• GPT4All (model: WizardLM/Llama) - this is what I’m using for query & text generation. Again, compared to using a cloud-based solution like ChatGPT, running local with a 14 core GPU means that the responses I get are almost instantaneous and speed won’t get throttled if the OpenAI servers are getting overloaded (though this seems like it’s been less of a problem lately). The other fringe benefit is that my ability to run an LLM isn’t dependent on my network connection…useful if you’re on a flight or a train with spotty WiFi. The GPT4All software also lets you choose from many different LLMs that you want to download and run, so you’re not beholden to any single model. The tradeoff is that you may not be running the most up-to-date most optimized model.
GPT4All helping me with an upcoming trip agenda
  • Aiko (model: Whisper) - ostensibly, Aiko does live transcription. In reality, I’ve found it to be pretty lacking on that front - especially compared to the dictation feature baked into macOS, which is nearly instantaneous and error free. On the other hand, if you want to transcribe a recording of yourself speaking, Aiko is pretty great and really fast, generating an error free transcript in about a fifth of the recording time. It falls short compared to cloud-based options when it comes to multi-party transcriptions where it recognizes and identifies different voices. Of the 3, it’s the one I use the least - almost always just to transcribe voice memos I make for myself. Honestly, if I was running an Android with the TensorFlow optimized chips, I could probably do all of that on my mobile device and would never use something like Aiko in the first place. Still, there’s something to be said for a lightweight, single purpose application.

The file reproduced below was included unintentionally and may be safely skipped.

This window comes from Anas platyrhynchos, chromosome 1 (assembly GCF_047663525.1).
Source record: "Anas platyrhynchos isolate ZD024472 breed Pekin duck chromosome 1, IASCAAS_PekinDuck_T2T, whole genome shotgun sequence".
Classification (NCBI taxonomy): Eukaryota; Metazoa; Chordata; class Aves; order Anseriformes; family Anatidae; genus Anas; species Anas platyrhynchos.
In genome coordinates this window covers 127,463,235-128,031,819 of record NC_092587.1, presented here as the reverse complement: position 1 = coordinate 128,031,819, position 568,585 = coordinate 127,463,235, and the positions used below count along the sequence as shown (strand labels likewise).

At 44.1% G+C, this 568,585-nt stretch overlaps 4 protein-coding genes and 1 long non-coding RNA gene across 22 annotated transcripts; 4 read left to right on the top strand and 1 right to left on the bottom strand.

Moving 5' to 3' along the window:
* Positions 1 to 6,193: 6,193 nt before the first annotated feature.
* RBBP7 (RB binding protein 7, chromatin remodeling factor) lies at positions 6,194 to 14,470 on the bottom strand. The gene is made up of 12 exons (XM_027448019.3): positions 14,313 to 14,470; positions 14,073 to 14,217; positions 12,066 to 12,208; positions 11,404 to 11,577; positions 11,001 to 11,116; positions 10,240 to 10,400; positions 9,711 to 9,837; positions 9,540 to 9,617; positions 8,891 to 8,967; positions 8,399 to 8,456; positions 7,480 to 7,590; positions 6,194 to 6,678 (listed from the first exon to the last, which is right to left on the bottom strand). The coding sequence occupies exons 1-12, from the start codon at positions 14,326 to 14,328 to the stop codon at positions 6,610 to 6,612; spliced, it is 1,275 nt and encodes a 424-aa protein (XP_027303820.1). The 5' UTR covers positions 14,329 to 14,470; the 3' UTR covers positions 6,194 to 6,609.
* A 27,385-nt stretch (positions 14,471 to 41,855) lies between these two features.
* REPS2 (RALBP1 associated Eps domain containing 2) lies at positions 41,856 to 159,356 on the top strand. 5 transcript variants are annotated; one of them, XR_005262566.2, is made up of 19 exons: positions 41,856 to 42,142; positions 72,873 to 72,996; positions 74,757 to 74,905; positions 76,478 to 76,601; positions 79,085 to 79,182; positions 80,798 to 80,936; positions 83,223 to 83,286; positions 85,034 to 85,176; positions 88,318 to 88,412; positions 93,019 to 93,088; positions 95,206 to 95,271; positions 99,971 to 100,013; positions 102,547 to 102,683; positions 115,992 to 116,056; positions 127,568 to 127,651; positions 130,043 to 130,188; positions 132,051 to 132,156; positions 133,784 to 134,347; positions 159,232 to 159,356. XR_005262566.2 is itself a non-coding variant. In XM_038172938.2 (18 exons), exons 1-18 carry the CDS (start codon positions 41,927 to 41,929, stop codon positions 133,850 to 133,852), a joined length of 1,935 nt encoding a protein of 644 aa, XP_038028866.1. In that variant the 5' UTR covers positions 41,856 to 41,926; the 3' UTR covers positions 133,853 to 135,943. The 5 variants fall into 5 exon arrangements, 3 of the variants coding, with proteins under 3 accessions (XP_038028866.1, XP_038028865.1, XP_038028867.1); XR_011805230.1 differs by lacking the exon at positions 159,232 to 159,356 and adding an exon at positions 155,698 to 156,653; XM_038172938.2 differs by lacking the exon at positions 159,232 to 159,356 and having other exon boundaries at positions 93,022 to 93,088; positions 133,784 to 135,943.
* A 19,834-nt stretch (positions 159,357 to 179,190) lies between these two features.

The very bare bones Home Screen on Aiko
And a quick transcription (and maybe some foreshadowing of a future installment).

None of this is particularly mind-blowing, but I think that’s what makes it compelling; it’s not long before we’ll take it for granted that we can do all of these things with 0 latency no matter where in the world we are, using a device that we carry in our pockets. These is a somewhat boring reality that enables a lot of very interesting possibilities.

But we’ll save that for another day.